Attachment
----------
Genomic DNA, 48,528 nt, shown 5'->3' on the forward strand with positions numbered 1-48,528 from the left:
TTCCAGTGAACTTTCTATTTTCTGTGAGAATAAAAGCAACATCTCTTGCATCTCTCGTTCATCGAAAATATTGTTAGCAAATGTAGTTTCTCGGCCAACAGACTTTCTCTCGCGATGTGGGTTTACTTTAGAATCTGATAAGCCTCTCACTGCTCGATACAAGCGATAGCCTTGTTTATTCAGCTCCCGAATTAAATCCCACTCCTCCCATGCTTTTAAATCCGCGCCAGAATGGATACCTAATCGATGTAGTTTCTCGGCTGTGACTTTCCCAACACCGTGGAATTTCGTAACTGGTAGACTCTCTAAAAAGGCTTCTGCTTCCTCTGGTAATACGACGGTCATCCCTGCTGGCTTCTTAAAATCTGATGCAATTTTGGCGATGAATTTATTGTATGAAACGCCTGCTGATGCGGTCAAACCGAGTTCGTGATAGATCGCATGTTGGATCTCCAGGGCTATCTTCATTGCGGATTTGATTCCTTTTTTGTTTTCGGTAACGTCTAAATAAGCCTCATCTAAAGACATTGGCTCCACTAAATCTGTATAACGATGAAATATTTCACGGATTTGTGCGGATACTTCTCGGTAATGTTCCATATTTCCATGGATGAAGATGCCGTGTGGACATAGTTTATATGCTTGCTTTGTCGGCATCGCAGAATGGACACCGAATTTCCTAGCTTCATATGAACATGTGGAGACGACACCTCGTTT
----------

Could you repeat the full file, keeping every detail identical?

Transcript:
Genomic DNA, 48,528 nt, shown 5'->3' on the forward strand with positions numbered 1-48,528 from the left:
TTCCAGTGAACTTTCTATTTTCTGTGAGAATAAAAGCAACATCTCTTGCATCTCTCGTTCATCGAAAATATTGTTAGCAAATGTAGTTTCTCGGCCAACAGACTTTCTCTCGCGATGTGGGTTTACTTTAGAATCTGATAAGCCTCTCACTGCTCGATACAAGCGATAGCCTTGTTTATTCAGCTCCCGAATTAAATCCCACTCCTCCCATGCTTTTAAATCCGCGCCAGAATGGATACCTAATCGATGTAGTTTCTCGGCTGTGACTTTCCCAACACCGTGGAATTTCGTAACTGGTAGACTCTCTAAAAAGGCTTCTGCTTCCTCTGGTAATACGACGGTCATCCCTGCTGGCTTCTTAAAATCTGATGCAATTTTGGCGATGAATTTATTGTATGAAACGCCTGCTGATGCGGTCAAACCGAGTTCGTGATAGATCGCATGTTGGATCTCCAGGGCTATCTTCATTGCGGATTTGATTCCTTTTTTGTTTTCGGTAACGTCTAAATAAGCCTCATCTAAAGACATTGGCTCCACTAAATCTGTATAACGATGAAATATTTCACGGATTTGTGCGGATACTTCTCGGTAATGTTCCATATTTCCATGGATGAAGATGCCGTGTGGACATAGTTTATATGCTTGCTTTGTCGGCATCGCAGAATGGACACCGAATTTCCTAGCTTCATATGAACATGTGGAGACGACACCTCGTTT